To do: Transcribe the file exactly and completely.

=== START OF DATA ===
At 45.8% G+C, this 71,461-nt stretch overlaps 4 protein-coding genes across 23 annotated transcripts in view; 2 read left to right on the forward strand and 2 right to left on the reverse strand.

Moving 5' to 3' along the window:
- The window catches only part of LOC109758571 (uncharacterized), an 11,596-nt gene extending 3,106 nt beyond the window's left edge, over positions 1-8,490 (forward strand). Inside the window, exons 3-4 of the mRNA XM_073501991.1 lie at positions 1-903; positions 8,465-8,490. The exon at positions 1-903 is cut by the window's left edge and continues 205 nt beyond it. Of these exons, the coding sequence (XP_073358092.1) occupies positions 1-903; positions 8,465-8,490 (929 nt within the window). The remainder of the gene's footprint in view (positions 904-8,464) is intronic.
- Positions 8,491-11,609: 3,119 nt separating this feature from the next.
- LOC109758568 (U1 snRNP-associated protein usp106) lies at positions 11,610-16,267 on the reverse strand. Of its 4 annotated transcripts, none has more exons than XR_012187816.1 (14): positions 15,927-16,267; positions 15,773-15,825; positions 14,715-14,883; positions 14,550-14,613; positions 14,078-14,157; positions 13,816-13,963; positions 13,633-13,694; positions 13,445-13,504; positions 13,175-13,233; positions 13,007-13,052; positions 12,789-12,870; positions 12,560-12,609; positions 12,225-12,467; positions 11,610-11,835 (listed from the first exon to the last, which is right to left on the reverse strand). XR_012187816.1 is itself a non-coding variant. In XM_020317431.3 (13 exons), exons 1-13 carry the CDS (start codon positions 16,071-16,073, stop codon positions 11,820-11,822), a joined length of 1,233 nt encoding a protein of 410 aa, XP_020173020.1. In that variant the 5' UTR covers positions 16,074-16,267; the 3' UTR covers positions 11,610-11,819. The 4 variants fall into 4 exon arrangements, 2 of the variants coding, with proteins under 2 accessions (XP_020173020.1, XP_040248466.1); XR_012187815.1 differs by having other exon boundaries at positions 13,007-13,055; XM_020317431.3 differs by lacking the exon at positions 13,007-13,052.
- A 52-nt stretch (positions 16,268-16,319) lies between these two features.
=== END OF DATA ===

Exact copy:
At 45.8% G+C, this 71,461-nt stretch overlaps 4 protein-coding genes across 23 annotated transcripts in view; 2 read left to right on the forward strand and 2 right to left on the reverse strand.

Moving 5' to 3' along the window:
- The window catches only part of LOC109758571 (uncharacterized), an 11,596-nt gene extending 3,106 nt beyond the window's left edge, over positions 1-8,490 (forward strand). Inside the window, exons 3-4 of the mRNA XM_073501991.1 lie at positions 1-903; positions 8,465-8,490. The exon at positions 1-903 is cut by the window's left edge and continues 205 nt beyond it. Of these exons, the coding sequence (XP_073358092.1) occupies positions 1-903; positions 8,465-8,490 (929 nt within the window). The remainder of the gene's footprint in view (positions 904-8,464) is intronic.
- Positions 8,491-11,609: 3,119 nt separating this feature from the next.
- LOC109758568 (U1 snRNP-associated protein usp106) lies at positions 11,610-16,267 on the reverse strand. Of its 4 annotated transcripts, none has more exons than XR_012187816.1 (14): positions 15,927-16,267; positions 15,773-15,825; positions 14,715-14,883; positions 14,550-14,613; positions 14,078-14,157; positions 13,816-13,963; positions 13,633-13,694; positions 13,445-13,504; positions 13,175-13,233; positions 13,007-13,052; positions 12,789-12,870; positions 12,560-12,609; positions 12,225-12,467; positions 11,610-11,835 (listed from the first exon to the last, which is right to left on the reverse strand). XR_012187816.1 is itself a non-coding variant. In XM_020317431.3 (13 exons), exons 1-13 carry the CDS (start codon positions 16,071-16,073, stop codon positions 11,820-11,822), a joined length of 1,233 nt encoding a protein of 410 aa, XP_020173020.1. In that variant the 5' UTR covers positions 16,074-16,267; the 3' UTR covers positions 11,610-11,819. The 4 variants fall into 4 exon arrangements, 2 of the variants coding, with proteins under 2 accessions (XP_020173020.1, XP_040248466.1); XR_012187815.1 differs by having other exon boundaries at positions 13,007-13,055; XM_020317431.3 differs by lacking the exon at positions 13,007-13,052.
- A 52-nt stretch (positions 16,268-16,319) lies between these two features.